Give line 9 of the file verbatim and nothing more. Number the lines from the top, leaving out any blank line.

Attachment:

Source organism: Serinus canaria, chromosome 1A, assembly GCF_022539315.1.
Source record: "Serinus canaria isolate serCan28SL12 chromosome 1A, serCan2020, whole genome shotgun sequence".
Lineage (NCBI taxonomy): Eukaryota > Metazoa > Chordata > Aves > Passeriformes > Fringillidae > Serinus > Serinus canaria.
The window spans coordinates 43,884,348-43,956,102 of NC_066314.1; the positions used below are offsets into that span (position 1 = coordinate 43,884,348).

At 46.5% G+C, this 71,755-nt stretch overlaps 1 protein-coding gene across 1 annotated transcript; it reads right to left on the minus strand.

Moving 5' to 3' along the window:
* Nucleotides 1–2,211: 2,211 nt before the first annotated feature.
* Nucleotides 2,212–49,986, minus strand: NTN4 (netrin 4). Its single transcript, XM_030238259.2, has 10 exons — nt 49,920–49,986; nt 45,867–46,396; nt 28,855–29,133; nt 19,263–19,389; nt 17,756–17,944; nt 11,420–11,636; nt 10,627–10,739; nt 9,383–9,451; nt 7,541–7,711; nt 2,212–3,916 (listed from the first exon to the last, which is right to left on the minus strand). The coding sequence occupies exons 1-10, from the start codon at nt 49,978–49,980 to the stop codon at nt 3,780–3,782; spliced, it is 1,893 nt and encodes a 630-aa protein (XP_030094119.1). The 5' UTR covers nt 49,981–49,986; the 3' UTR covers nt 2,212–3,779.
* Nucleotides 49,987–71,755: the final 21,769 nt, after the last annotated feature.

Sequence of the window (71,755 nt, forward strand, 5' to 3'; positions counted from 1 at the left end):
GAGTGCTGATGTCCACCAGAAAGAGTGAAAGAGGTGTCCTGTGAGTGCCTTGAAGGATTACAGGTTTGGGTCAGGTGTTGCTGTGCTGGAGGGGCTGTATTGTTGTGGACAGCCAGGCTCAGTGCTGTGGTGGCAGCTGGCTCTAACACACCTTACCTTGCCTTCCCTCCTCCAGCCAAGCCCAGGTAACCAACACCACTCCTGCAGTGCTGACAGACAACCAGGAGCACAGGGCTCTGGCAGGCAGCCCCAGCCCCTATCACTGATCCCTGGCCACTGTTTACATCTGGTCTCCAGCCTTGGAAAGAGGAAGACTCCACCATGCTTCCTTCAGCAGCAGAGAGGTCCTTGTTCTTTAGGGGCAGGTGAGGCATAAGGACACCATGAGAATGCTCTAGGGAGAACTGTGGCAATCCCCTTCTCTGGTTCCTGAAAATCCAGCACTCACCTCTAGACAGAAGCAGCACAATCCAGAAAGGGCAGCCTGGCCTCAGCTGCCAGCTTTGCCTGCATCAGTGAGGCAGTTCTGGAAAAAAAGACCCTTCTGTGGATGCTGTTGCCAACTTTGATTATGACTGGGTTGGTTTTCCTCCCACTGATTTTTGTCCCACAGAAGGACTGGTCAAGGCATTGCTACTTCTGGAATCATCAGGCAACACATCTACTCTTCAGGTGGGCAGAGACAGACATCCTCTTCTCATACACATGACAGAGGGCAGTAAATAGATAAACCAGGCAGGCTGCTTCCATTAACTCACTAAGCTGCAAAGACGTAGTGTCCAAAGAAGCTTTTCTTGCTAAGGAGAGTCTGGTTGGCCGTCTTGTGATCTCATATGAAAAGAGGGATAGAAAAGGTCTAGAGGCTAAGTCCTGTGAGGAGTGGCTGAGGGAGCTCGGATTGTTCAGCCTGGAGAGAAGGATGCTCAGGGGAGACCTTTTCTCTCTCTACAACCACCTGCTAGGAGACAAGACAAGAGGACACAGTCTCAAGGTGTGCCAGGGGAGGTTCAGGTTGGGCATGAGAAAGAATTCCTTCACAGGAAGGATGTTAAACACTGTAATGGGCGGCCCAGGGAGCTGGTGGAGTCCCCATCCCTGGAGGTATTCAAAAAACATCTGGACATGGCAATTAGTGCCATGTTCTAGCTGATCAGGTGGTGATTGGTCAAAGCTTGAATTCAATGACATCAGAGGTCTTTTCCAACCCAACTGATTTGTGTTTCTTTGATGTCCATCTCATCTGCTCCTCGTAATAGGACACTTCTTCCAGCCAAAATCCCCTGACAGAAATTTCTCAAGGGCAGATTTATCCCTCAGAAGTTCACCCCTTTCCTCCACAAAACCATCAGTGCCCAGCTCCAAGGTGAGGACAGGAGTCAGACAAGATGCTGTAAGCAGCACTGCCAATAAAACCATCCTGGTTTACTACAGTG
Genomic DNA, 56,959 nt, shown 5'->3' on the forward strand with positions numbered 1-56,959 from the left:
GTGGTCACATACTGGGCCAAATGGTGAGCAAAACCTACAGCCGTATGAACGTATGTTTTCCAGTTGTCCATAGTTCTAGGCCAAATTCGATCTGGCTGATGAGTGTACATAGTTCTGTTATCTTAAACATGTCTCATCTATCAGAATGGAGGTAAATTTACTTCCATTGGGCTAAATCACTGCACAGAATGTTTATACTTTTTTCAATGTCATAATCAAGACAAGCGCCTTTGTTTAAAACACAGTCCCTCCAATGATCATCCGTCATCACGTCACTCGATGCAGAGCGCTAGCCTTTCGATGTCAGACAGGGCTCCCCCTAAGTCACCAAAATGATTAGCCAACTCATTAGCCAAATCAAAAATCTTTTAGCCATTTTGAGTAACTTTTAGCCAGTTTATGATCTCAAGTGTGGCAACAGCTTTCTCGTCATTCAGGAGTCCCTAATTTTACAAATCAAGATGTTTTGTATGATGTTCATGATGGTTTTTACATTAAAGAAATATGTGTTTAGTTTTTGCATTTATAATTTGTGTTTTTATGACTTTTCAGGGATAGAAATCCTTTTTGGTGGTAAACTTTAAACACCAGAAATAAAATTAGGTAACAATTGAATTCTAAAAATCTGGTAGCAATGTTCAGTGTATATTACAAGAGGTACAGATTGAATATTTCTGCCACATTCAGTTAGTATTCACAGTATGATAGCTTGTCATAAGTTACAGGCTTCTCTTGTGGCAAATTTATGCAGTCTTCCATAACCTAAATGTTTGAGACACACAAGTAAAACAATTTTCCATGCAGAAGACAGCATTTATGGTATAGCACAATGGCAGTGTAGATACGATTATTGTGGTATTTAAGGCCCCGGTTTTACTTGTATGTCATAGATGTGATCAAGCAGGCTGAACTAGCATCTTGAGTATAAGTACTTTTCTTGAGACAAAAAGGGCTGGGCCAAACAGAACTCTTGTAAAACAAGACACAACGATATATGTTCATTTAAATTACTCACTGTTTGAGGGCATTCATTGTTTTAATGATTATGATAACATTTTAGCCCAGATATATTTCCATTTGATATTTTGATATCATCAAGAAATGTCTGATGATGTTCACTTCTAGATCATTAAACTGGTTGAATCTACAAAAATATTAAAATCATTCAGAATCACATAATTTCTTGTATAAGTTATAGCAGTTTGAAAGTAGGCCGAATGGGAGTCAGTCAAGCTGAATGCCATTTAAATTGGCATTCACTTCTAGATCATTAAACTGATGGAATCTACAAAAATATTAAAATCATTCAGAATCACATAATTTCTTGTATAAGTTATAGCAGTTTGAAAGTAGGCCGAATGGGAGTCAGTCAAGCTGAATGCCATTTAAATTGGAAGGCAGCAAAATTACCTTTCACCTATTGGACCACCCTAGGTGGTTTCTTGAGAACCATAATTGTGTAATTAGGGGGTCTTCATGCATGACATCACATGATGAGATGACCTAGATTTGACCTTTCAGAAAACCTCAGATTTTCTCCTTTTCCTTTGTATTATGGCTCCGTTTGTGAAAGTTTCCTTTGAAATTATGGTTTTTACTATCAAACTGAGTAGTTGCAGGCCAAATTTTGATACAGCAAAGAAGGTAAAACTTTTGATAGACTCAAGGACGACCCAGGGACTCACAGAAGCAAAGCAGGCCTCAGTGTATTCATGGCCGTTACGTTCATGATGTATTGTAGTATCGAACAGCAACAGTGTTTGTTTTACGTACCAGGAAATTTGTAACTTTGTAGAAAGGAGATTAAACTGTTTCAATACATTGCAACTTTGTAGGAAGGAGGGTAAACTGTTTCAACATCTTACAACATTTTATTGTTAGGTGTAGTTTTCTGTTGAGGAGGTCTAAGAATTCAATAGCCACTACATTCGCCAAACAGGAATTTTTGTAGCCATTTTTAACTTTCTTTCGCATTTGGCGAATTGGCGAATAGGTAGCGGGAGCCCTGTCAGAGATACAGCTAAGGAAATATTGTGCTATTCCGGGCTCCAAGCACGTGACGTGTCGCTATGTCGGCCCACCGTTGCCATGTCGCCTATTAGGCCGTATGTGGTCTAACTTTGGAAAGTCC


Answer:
* Nucleotides 49,987–71,755: the final 21,769 nt, after the last annotated feature.